My spouse and I travelled to central France to visit the famous Celtic-inspired abbeys of Faremoutiers and Jouarre that were both founded in the 7th century following the rather rigid Rule of Columbanus composed by the Irish monk Columbanus. I had become enthralled with studying and writing about the early Celtic and Anglo-Saxon saints including Abbess Theodechilde of Jouarre, France and wanted to see firsthand where this saint had lived and served.
7th century Theodechilde (Theodechildis) was born in an area known as Neustria around modern-day Paris. She began her monastic life as a nun in Faremoutiers Abbey in France which is about 60 miles southeast of the center of Paris. Amazingly, 1400 years later, Faremoutiers Abbey is still in existence even though it has been rebuilt over the years, but on the same grounds. Even though Faremoutiers Abbey was in France, it was described as a double monastery which was a uniquely Celtic way of monastic living. Double monasteries were religious foundations ruled by an Abbess in which monks and nuns lived on the same monastic grounds, worshipped in the same church, yet lived in separate houses designated for nuns and monks.
Bishop Burgundofaro (Bishop Faro) of Meaux, France wanted to transform Jouarre Abbey which had been established around 630AD into a double monastery. He must have been a brave Bishop to buck the long-standing Roman Catholic tradition of convents for nuns and monasteries for men, each on their own monastic lands
To accomplish this, Bishop Burgundofaro asked his sister Abbess Burgundofara of Faremoutiers if she would release Theodechilde to become Abbess of the soon-to-be revolutionized monastery. Jouarre Abbey would then be like the double monastery of Faremoutiers Abbey. Theodechilde was released from Faremoutiers Abbey and she became Abbess of Jouarre. This double monastery flourished under her leadership and became so well-respected that one of Abbess Theodechilde’s nuns was sent to become the first Abbess of the newly formed Chelles Abbey outside of Paris and also another of her nuns became the first Abbess of Soissons Abbey.
Even though many of the well-known Celtic and Anglo-Saxon saints have no physical reminders of their burial places, one can still visit the Merovingian crypt beneath the church of Jouarre Abbey where both Abbess Theodechilde and her brother Bishop Agilbert are buried. Agilbert became Bishop of Paris after serving as Bishop of the West Saxons in England and was with the Roman delegation at the history making Synod of Whitby in 664. Each of these two siblings’ sarcophagi are magnificent. Agilbert’s stone sarcophagus has carvings of Christ in Majesty and the Last Judgment. The photo at the top of this post is Abbess Theodechilde’s stone sarcophagus which is carved with scallops along with these beautiful and touching words in Latin that are translated into English:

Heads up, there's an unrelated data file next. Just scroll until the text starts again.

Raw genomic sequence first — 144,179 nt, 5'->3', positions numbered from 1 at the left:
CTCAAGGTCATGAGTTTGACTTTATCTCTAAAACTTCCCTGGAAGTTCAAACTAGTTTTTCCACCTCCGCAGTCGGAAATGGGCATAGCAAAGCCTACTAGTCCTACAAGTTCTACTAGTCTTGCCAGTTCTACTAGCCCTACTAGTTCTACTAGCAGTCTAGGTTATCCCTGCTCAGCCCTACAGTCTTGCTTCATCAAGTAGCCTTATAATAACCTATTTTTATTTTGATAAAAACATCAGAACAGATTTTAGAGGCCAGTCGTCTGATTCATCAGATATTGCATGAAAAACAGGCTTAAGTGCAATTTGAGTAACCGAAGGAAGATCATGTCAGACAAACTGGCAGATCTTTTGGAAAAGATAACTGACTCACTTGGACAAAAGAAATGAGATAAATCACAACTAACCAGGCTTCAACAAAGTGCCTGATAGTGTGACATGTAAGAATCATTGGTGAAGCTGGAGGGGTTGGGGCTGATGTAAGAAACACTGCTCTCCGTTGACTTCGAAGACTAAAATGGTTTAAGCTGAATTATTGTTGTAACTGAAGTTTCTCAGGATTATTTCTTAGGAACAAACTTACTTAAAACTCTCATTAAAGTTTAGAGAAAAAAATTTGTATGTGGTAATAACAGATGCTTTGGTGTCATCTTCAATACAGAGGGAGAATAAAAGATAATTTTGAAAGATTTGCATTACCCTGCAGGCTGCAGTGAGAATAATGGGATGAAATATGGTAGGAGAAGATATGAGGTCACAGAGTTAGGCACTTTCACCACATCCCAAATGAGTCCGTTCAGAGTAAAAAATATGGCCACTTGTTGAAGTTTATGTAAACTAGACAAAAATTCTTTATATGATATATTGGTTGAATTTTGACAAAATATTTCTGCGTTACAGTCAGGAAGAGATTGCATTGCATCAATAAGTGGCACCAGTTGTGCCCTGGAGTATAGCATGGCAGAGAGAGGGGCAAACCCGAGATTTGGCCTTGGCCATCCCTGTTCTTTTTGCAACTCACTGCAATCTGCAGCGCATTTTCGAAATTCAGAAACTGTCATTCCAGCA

“This tomb contains the remains of blessed Theodechilde, virgin of noble race, valiant in works, ardent in faith, mother of this monastery. She taught her daughters to run to meet Christ like the wise virgins, their lamps filled with oil. She now rejoices in paradise.”
May these same things be said of us someday, that we too were valiant in works, ardent in faith, and our soul’s inner light was continually filled with the oil of the Spirit.
Celtic Prayer Cards include 10 prayers inspired by ancient Celtic saints like Patrick or contemporary Celtic writers like John O’Donohue. A short reflection on the back of each card will introduce you to the Celtic Christian tradition, along with prayers by Christine Sine and beautiful imagery crafted by Hilary Horn. Celtic Prayer Cards can be used year-round or incorporated into various holidays. Available in a single set of 10 cards, three sets, or to download.